There are ways to reduce complexity for banks and supervisors that will result in improved application of the regulatory principles involved. We need to begin that conversation. If not, we may find ourselves with a regulatory program that in practice is too complex to realize the supervisory success to which we all aspire.
Over the past several years, new prudential regulations have required banks to keep a higher level of capital in reserve, which Abernathy pointed out leaves banks with less available money to meet the needs of their customers. Abernathy said,
While adequate capital allows a bank to expand its activities, excessive capital requirements mean pulling even more money out of circulation to provide the same amount of financial services.
With the nation’s largest banks tracking more than a dozen different capital requirements, Abernathy questioned whether all capital measures have equal supervisory value, and suggested that if not, regulators might improve efficiency by focusing on those measures that provide the most value to prudential supervision.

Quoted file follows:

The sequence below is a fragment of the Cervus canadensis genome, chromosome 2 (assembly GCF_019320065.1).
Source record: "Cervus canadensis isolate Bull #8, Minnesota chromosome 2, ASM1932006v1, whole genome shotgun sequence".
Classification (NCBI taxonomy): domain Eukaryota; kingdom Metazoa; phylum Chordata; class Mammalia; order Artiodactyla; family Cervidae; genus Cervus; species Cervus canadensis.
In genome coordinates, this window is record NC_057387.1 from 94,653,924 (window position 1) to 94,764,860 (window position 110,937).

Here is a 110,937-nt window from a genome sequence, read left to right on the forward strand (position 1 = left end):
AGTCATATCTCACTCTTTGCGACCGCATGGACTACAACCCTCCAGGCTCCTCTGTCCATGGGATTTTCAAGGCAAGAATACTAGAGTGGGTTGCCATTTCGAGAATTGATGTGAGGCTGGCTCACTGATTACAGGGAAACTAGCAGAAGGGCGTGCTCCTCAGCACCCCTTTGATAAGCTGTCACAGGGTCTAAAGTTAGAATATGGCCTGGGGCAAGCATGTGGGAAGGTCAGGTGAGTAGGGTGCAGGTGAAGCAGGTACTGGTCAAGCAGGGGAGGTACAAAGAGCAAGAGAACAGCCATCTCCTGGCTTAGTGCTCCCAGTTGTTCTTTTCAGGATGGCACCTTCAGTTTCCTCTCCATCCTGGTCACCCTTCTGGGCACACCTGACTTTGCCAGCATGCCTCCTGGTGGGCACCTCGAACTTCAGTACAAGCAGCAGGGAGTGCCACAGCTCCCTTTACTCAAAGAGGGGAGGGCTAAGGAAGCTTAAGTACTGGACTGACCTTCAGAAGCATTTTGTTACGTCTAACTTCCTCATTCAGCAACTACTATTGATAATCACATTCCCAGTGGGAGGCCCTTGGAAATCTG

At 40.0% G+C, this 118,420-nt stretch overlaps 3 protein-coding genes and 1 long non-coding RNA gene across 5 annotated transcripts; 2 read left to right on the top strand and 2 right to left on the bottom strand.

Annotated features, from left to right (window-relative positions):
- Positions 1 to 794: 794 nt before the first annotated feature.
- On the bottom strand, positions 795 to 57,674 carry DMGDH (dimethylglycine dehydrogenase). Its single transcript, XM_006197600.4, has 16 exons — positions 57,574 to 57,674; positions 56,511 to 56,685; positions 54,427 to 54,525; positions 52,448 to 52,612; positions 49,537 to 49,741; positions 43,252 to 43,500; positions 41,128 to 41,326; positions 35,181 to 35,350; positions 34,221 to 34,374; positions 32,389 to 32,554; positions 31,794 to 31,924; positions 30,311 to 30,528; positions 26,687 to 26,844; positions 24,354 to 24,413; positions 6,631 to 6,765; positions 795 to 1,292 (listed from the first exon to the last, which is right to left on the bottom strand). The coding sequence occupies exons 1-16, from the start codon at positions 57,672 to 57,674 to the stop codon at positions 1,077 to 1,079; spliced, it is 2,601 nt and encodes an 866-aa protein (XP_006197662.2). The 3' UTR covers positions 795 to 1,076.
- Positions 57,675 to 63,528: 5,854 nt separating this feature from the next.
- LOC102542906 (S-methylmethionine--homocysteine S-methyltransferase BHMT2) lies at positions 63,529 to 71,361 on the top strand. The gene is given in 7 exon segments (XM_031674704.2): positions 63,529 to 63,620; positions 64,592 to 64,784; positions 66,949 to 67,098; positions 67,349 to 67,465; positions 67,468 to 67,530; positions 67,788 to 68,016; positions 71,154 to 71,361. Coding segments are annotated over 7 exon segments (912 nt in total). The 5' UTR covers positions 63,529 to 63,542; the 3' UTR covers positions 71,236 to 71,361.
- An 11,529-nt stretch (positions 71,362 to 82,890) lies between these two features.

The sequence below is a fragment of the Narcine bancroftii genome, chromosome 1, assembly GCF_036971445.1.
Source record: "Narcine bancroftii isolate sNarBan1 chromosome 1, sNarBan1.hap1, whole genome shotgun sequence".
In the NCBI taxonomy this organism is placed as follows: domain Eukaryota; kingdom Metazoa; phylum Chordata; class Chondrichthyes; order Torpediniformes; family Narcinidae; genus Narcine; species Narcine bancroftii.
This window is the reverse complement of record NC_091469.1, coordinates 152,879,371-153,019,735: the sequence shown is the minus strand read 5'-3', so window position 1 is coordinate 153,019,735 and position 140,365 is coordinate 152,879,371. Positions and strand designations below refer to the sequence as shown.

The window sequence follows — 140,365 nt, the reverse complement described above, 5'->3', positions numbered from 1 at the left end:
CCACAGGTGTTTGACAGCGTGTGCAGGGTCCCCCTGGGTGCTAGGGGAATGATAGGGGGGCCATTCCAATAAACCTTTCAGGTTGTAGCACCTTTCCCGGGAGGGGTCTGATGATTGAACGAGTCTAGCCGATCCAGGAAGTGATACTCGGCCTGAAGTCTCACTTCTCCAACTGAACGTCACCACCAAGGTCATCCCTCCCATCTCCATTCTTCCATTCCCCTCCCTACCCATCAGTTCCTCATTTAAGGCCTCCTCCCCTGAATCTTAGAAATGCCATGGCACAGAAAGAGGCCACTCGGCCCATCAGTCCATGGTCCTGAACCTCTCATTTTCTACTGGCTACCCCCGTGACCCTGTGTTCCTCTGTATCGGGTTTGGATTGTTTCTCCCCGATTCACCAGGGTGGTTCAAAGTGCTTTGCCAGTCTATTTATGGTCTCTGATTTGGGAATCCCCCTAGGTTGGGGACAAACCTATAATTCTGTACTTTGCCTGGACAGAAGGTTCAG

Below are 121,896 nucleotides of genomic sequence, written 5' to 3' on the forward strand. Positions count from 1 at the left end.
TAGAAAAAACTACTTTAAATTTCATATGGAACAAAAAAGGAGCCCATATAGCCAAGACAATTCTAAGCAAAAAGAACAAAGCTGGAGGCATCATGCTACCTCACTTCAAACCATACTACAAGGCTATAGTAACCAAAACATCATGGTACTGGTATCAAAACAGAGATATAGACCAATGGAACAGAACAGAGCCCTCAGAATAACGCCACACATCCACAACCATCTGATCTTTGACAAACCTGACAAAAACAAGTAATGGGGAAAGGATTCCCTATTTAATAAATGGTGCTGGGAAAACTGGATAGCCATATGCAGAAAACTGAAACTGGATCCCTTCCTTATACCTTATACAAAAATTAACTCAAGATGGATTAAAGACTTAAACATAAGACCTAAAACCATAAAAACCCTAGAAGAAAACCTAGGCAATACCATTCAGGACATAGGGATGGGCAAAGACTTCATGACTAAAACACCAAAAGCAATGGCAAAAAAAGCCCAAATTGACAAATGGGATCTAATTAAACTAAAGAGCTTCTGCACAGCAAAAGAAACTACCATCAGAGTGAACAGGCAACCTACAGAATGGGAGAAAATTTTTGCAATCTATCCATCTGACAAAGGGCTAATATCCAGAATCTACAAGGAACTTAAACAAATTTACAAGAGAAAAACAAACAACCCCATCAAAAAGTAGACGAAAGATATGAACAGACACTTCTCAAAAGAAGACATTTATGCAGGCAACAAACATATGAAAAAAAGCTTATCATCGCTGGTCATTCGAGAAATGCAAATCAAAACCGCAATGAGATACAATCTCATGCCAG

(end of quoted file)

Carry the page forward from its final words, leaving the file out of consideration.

Specifically, ABA recommended that regulators recognize highly capitalized banks as already meeting Basel III capital standards without having to go through the complex Basel III calculations; involve the public, Congress and affected industries through the publication of an advanced notice of proposed rulemaking before starting international negotiations on financial standards; withdraw the proposed rules implementing the Basel NSFR liquidity regime; and, with respect to the treatment of trust preferred securities under Basel capital rules, hold existing TruPS issuances and investments harmless, which was Congress’ intent in the Dodd-Frank Act.
Read Abernathy's testimony.